Richard Hipkiss, managing director of Fleet Operations, said: “At a time when the fleet industry is feeling the financial squeeze, a freeze to fuel duty will undoubtedly be welcomed.
“Though we are set firmly on the road to a fossil-fuel free future, the pandemic has put some road blocks in place. Sustainability objectives, though critical, may have had to take a backseat temporarily as companies set their sights on surviving rather than thriving in the current climate.
“With alternative fuels becoming more mainstream, aided by improved EV accessibility and affordability, fleet operators should expect to see a hike in fuel duty in the coming years, as the government reinvigorates its green pursuit – but for now, efforts can be concentrated on recovery.
“The 2023 corporation tax increase, which is part of plans to boost finances, will serve to make capital allowances and tax relief on low and zero emission vehicles more favourable, which could further encourage EV take up for fleet managers who make policy decisions on post-tax TCO.”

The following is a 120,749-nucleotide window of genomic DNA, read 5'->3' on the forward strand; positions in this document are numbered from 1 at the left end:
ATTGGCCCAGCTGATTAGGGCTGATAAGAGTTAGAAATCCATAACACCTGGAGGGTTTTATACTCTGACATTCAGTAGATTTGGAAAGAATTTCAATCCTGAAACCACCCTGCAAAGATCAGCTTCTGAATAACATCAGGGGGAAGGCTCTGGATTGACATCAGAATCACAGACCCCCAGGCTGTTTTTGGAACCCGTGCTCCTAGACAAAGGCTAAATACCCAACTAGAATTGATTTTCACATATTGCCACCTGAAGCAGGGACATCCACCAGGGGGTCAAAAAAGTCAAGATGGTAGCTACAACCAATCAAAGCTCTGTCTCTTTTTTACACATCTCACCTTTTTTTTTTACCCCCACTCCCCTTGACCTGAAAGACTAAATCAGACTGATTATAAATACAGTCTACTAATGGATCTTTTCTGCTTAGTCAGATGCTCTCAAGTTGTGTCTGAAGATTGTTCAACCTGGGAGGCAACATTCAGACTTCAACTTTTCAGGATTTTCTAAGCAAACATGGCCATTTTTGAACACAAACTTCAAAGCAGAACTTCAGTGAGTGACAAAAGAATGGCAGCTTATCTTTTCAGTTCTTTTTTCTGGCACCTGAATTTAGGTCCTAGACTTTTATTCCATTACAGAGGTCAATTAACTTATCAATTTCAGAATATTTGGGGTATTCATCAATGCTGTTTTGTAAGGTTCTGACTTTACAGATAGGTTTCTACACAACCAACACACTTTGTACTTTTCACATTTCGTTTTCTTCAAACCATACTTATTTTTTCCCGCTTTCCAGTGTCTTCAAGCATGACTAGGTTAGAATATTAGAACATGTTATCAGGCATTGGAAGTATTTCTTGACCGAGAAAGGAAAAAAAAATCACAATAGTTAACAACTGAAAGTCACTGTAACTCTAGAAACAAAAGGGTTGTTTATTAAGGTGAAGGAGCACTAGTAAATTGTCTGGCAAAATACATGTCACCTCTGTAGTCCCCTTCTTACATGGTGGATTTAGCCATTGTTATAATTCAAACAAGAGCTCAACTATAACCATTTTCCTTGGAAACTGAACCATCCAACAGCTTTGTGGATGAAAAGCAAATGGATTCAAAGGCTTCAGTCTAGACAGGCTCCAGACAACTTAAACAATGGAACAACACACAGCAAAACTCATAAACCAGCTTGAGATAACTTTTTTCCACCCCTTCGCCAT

David Brennan, CEO of Nexus Vehicle Rental, said: “After more than a year of uncertainty surrounding Brexit and Covid-19, we can now see some light at the end of the tunnel with the success of the vaccine rollout and the Government’s ‘road map’ out of lockdown, however, we can now look ahead with optimism. The Chancellor’s assertion that for businesses, certainty matters, cannot be understated.
“It was inevitable that the country would have to repay debts racked up throughout the pandemic, with a rise in corporation tax by even just 1% would contributing an extra £3bn to this, helping the UK push its way into recovery, so we should be reassured that the increase from 19% to 25% is in the best interests of the country.
“Given this will not come into effect until 2023 and operate on a sliding scale for firms, it’s encouraging that the chancellor recognises now is not the time to raise taxes for business, many of whom are struggling with restrictions and need time to get back on their feet.”
He continued: “A renewed commitment to green growth is reassuring, and given our headquarters in Leeds, it’s especially gratifying to hear that the first ever UK infrastructure bank will be located in in the city and focused on investing in the green industrial revolution from the spring.